The end of this year has felt pretty rough. I don’t know what further excitement awaits between now and 2020, but today as I’m writing Boris Johnson has been sharing his new plans for the country, we’ve heard the promise this morning that Brexit will be done by the end of January, Trump is facing impeachment, and we’ve been forecasted the hottest year on record in the UK in 2020 due to greenhouse gases. Everything feels to be in a state of turmoil, and our country and world feel more divided than ever when we should be uniting to face the problems we’ve created for ourselves.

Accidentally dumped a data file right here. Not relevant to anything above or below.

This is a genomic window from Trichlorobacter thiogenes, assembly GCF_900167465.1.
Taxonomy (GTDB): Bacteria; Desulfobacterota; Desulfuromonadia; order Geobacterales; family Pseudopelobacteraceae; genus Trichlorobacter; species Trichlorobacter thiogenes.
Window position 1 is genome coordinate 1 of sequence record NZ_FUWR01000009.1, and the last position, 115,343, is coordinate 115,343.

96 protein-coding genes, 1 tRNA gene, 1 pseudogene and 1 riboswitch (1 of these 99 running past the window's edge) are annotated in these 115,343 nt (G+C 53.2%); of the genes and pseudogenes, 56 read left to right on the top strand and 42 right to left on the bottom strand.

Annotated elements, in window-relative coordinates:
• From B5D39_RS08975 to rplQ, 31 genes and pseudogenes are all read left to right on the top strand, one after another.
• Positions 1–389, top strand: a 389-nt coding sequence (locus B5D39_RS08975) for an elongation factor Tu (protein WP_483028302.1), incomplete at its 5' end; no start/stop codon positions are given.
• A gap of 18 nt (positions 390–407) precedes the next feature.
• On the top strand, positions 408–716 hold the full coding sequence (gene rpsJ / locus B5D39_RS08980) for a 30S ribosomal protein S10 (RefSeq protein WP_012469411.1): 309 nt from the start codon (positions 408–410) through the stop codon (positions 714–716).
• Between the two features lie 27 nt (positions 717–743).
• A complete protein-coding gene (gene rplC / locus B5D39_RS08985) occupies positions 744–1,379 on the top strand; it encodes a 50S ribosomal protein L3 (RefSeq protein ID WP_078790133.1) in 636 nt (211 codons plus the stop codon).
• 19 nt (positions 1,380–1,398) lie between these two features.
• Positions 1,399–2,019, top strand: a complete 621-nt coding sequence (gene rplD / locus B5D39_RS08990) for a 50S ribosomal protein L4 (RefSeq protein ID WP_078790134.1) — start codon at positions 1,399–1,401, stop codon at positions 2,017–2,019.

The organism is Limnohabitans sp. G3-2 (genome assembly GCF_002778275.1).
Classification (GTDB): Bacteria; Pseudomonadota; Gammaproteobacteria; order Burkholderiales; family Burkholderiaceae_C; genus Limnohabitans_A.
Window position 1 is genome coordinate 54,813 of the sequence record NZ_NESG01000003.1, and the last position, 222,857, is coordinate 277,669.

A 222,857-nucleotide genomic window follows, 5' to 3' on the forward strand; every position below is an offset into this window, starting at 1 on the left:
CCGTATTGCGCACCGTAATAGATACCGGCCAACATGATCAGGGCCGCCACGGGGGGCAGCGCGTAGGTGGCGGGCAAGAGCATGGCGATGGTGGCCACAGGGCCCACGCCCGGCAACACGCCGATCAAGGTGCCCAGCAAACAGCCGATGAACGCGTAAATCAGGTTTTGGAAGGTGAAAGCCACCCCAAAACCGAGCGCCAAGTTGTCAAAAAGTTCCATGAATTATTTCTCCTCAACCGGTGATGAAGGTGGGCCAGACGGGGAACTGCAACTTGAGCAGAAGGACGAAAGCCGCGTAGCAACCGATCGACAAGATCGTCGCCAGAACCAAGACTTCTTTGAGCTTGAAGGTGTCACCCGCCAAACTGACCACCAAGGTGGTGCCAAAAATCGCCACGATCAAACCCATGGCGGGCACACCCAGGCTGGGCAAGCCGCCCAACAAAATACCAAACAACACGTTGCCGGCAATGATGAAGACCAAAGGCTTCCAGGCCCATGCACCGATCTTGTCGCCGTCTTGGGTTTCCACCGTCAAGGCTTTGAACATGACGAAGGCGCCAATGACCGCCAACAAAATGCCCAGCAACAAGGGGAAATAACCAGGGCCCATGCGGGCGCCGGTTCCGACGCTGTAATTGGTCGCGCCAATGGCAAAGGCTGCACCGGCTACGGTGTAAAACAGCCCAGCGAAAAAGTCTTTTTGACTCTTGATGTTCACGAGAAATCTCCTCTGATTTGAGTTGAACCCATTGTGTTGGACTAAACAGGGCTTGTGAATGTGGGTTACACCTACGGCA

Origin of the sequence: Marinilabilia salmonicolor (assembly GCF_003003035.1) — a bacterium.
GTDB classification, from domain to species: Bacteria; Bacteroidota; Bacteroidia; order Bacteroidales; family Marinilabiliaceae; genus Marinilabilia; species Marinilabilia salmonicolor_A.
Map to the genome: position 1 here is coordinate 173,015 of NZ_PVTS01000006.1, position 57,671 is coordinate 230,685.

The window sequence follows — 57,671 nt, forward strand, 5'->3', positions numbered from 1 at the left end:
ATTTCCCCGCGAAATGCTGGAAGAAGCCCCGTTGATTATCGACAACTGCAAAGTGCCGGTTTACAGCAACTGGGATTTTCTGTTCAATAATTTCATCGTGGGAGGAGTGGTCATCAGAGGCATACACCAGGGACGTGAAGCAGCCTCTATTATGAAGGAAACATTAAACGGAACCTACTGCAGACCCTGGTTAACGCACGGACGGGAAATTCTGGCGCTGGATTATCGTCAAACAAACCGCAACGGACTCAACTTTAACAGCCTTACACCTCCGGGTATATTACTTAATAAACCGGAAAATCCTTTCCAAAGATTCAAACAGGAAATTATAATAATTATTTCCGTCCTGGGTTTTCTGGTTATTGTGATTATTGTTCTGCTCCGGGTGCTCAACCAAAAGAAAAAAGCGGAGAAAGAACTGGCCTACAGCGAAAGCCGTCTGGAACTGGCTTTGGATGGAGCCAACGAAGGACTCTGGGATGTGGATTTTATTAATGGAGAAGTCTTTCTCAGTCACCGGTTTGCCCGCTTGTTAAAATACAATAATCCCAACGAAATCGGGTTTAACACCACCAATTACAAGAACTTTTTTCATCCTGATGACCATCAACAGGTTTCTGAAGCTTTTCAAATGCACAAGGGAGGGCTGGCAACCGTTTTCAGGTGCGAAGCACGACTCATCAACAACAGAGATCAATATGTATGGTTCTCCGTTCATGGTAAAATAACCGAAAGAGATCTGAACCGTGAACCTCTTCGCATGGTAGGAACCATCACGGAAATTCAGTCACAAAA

I was deeply saddened this week by yet another example of homophobia in the church. Churches Together in England have made the decision that the only way they can continue to work towards unity between the churches is to block the Quakers’ nominated president, Hannah Brock Womack, from taking up this role due to the fact that she is married to someone of the same sex as her.
When faced with political tension, injustice on a huge scale, climate breakdown and the myriad other problems facing our society today, it is tempting to dive in and try and solve these issues straight away. Reflection can feel like a waste of time, and theology can feel irrelevant in the face of so much physical suffering and violence.